The average Toyota Camry likely sells for somewhere in the neighborhood of $25,000.
What if you could buy a more durable version of that Camry for, say, $33k…. and get a bumper to bumper lifetime guarantee?
Sounds crazy doesn’t it? After all, precious few of us would ever want to have a 25+ year old daily driver given all of the advances that have come since the days of Roger Smith and Lee Iacocca.
But what about the non-enthusiast?
Those wise souls who spend their lives in the pursuit of other interests. To most of them, a car is little more than a modern day Lay-Z-Boy and errand runner on wheels. Reliability is king. Convenience is queen. As for sport, it rarely amounts to jack in the real world of low speed limits and forever boring commutes.
A lot of folks are looking for that long-term security these days. To own a house forever. Keep a car forever. Many of our neighbors with automotive apathy desire little more than safe, solid, reliable transportation. With perhaps the option of a factory upgrade or two somewhere down the line.
It may be that a premium car with a premium guarantee would be the perfect fit for their needs.
For most manufacturers, it’s also never been easier to build a car that can endure for the long run. Even the lower rung of automakers have the technology and means to make reliability a given. Give or take a few recalls here and there.
As for profit, feel free to tell me. Who is more capable of gathering the long-term returns? A manufacturer who plans for the demise of a machine somewhere between years 12 and 15? Or one that can make that year 12 car drive like it is nearly brand new, and gets that customer back in the door for regular maintenance with spouse, children and friends in tow.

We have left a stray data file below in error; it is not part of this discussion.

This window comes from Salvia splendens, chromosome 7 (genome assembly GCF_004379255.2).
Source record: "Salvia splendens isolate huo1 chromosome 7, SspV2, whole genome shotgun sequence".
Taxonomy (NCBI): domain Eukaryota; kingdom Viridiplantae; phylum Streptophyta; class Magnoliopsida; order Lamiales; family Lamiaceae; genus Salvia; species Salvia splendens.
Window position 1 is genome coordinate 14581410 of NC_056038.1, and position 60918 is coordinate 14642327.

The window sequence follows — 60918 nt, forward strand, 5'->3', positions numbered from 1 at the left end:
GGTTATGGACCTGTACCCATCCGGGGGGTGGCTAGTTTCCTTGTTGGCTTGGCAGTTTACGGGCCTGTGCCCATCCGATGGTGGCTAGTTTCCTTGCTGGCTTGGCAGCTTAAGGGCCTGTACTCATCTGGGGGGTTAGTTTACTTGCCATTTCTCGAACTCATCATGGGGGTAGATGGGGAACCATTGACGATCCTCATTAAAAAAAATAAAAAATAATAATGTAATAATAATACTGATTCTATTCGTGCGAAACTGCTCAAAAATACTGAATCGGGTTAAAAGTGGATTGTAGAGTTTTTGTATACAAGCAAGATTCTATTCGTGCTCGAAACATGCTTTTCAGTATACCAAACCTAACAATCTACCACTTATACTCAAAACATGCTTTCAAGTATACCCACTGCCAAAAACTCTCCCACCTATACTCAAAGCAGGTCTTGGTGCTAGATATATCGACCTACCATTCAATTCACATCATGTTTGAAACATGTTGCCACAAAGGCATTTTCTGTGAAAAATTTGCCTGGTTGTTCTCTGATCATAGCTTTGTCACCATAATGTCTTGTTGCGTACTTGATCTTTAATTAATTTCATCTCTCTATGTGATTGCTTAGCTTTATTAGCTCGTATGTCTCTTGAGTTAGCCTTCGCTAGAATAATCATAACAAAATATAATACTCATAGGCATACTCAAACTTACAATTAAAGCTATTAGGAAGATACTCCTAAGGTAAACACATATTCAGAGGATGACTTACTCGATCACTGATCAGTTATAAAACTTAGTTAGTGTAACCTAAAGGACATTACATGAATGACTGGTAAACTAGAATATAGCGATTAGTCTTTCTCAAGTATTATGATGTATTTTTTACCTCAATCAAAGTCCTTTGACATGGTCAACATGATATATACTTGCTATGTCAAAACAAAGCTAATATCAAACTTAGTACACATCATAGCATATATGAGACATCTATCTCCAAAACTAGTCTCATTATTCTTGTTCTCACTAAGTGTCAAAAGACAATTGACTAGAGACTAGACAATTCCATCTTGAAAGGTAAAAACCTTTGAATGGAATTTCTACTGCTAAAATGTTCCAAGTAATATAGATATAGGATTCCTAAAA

That extra profit up front and long-term commitment can make all the difference. A $7000 net profit push in North America can be immediately invested in the products for the emerging markets of the here and now. The manufacturer eliminates competition for that customer as well, receives a far higher profit than before, and the apathetic owner gets to solve another financial uncertainty.
I’m not too sure if a Suzuki or a Land Rover could make this work. But how about a successful manufacturer? Could, let’s say, a Toyota get ahead in the long run if they got an extra $10,000 worth of profit up front and spent only $3000 or so extra on parts and service?
This is a question for the ages that likely traces all the way back to the first marketers of tractors way back in the 1910′s. The mule of the time versus the eternal machine of tomorrow. How do you get these folks to invest in a high cost product for the long haul, and keep them?
A century later, this idea of permanence may resonate with a larger segment of the buying public than we realize. So, should certain manufacturers develop cars that are engineered and guaranteed for those seeking that long-term guarantee? If so, what price premium do you think those non-enthusiasts would be willing to pay for such a bedrock of automotive freedom?